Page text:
As Obama pointed out on Friday, the news briefings on mass shooting are all too common, to the point of routine. The Oregon shooting seems to have had a religious connection in the shooter asking students to identify themselves as Christians—if they admitted this, he shot them in the head, if not, in the legs. Early reports indicate he had a thing against organized, institutionalized religion, a common feeling, but one usually acted on by just staying away from churches.
Obama indicated frustration, a sentiment that he has displayed many times on this issue. He knows he’s largely failed in making any progress on gun control, and with only a year to go, he will leave with little accomplished.
He asked reporters there to do homework on it: compile stats on Americans killed by terrorists, and compare that to ones killed by fellow Americans in mass shootings. A few news agencies have done that, and any form of graph shows the results are obvious. The main deaths from a terrorist activity occurred on 9-11, almost three thousand killed in the Twin Towers attack. There have been a few since that, such as at the Boston Marathon, but compared to home-grown gun deaths, any terrorist plotting stutters along the bottom line, while domestic gun violence soars at stratospheric levels above. Continue reading
I wasn’t surprised by the news this morning that the Grand Jury in Ferguson, Missouri decided not to charge the police officer who shot and killed teenager Michael Brown several weeks ago. In fact I don’t think anyone I know would have been surprised. It was expected.
Despite my writing what I thought was a pretty good article back in December of 2010 about the improvement in race relations in America, that nation and its racial issues still is a charged situation that is not through exploding.
I can see a number of reasons for ongoing trouble. Continue reading
Occasionally things you see or hear do a twist on your brain—too bizarre to fit into place in the view you have constructed.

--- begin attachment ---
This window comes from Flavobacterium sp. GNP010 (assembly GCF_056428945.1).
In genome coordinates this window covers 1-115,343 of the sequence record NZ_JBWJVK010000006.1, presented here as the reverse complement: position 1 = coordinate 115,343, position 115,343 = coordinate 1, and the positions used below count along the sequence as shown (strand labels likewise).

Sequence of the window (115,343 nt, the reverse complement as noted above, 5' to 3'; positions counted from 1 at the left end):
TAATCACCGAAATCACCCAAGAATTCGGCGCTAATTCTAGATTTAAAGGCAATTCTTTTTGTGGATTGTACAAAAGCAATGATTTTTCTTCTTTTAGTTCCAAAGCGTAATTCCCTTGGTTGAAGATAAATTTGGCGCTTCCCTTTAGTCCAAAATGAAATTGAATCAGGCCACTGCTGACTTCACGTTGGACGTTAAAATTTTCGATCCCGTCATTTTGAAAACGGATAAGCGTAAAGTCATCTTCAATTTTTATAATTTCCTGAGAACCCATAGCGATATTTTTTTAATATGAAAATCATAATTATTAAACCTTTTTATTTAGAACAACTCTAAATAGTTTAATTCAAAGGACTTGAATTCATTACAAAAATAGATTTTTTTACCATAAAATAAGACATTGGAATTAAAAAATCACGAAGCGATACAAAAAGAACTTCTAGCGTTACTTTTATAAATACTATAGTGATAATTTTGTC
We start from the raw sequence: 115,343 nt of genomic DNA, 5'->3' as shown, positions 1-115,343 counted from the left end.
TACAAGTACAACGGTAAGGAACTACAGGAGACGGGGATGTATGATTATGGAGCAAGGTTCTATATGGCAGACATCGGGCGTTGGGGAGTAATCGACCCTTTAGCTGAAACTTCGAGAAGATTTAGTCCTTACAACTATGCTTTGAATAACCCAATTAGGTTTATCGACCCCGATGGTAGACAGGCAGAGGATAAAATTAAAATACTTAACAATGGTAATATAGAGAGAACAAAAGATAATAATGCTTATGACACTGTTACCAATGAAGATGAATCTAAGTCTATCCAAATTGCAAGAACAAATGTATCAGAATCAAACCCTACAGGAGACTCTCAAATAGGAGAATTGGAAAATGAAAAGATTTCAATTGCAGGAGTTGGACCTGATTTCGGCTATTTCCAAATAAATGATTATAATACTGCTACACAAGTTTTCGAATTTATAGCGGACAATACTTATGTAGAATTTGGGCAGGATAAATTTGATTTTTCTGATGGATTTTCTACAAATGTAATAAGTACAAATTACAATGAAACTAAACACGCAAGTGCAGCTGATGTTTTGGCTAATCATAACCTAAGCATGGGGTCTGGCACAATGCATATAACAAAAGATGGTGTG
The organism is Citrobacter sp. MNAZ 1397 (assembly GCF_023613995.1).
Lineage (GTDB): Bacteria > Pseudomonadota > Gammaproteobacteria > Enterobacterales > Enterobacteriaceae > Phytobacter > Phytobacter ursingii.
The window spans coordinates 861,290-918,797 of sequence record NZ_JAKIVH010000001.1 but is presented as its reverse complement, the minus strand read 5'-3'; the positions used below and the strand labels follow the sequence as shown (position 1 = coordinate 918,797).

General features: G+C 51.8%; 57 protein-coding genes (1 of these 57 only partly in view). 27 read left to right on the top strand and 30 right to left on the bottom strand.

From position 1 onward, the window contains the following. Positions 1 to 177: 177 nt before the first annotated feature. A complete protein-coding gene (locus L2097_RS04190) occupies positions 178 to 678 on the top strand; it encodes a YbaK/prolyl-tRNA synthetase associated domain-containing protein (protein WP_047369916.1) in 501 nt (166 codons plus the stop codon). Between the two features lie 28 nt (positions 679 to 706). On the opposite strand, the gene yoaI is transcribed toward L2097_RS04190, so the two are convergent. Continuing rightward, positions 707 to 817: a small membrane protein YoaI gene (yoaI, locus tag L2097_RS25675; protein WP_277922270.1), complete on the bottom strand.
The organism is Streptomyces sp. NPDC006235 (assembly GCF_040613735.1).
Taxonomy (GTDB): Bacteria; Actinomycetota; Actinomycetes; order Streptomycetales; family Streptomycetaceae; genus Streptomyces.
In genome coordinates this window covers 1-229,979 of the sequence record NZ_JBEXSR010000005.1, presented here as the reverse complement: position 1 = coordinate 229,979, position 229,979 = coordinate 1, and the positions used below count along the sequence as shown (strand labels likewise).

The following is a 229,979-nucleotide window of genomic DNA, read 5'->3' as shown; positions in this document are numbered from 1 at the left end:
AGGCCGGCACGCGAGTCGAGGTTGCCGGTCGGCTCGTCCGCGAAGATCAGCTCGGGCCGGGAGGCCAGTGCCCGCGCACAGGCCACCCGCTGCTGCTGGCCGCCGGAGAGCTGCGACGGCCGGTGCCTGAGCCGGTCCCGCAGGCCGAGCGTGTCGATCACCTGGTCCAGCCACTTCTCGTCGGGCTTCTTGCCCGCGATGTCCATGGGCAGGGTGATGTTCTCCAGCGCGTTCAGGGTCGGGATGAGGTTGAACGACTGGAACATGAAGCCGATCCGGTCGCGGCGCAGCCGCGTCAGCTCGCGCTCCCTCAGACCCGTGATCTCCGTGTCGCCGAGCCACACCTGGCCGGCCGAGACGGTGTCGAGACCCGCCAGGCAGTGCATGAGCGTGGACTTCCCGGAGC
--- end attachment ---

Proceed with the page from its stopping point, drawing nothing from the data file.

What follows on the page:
So it was when I (wait for it . . .) first heard Vladimir Putin singing “Blueberry Hill”. I kid you not. Where do you fit that? The memories of Fats Domino with the original hit, of Richie Cunningham warbling his theme song, fade—or perhaps are driven from the mind. Continue reading
Pierre Trudeau once said, in reference to our American neighbours, “Living next to you is in some ways like sleeping with an elephant. No matter how friendly and even-tempered is the beast, if I can call it that, one is affected by every twitch and grunt.”
Certainly, along with many other things, we share a financial bed. When the elephant rolls in a wakeful night, we will feel it.
The US heads toward an election this November, and the number one concern in the Obama-Romney choice for president is which man can solve their economic woes. Neither candidate seems to possess magical answers. There’s a reason for this: there are no magical answers. The US is in the most difficult financial situation in its history, one not likely to be repaired by just tweaking and tinkering. While Canada holds an enviable position in a shaky economic world, we are certainly not immune to the US plight, and we will feel the effects of their struggle more than we will feel that of the European community.
It’s hard for us to appreciate the US debt situation. No doubt the man on the street identifies economic trouble mainly by the loss of his job or that of his neighbour, or by the escalating cost of buying gas or groceries. Curiously, fingers point at Europe and its debt crises, and attention seems to be diverted from the US mess. Perhaps the world has developed such a belief in America as a “superpower” that they scrounge up faith that somehow, miraculously, Americans will easily find their way out of this jam. Continue reading
I have always been opposed to abortion, an issue that has now been put on the Canadian back-burner—we have no laws governing the practice since the Morgentaler decision in 1988, one of only a few countries in the world in that situation. There are no laws even governing when in the pregnancy an abortion can take place.
I could cite my influences as being things like our beautiful daughter, born to a young single mother who was quite likely advised by some to seek an abortion, or things like hearing of the lady in our community who aborted a child because she had to stand at a wedding in October and wanted to look good, but even long before that I was influenced by enough knowledge of biology to know that (reinforced now with our tremendous knowledge of DNA and genetic coding) that a fetus is a human being, unique in itself, from the very beginning. If you can only grasp potential, it has all the potential in the world, including the often stated possibility of being the first person to find a cure for cancer, had we not placed them in the garbage instead.
I know the world is over-populated, I know we don’t seem to take care of the people we have (though we could), but I don’t think the answer there lies in getting rid of some of us as we are just developing. Continue reading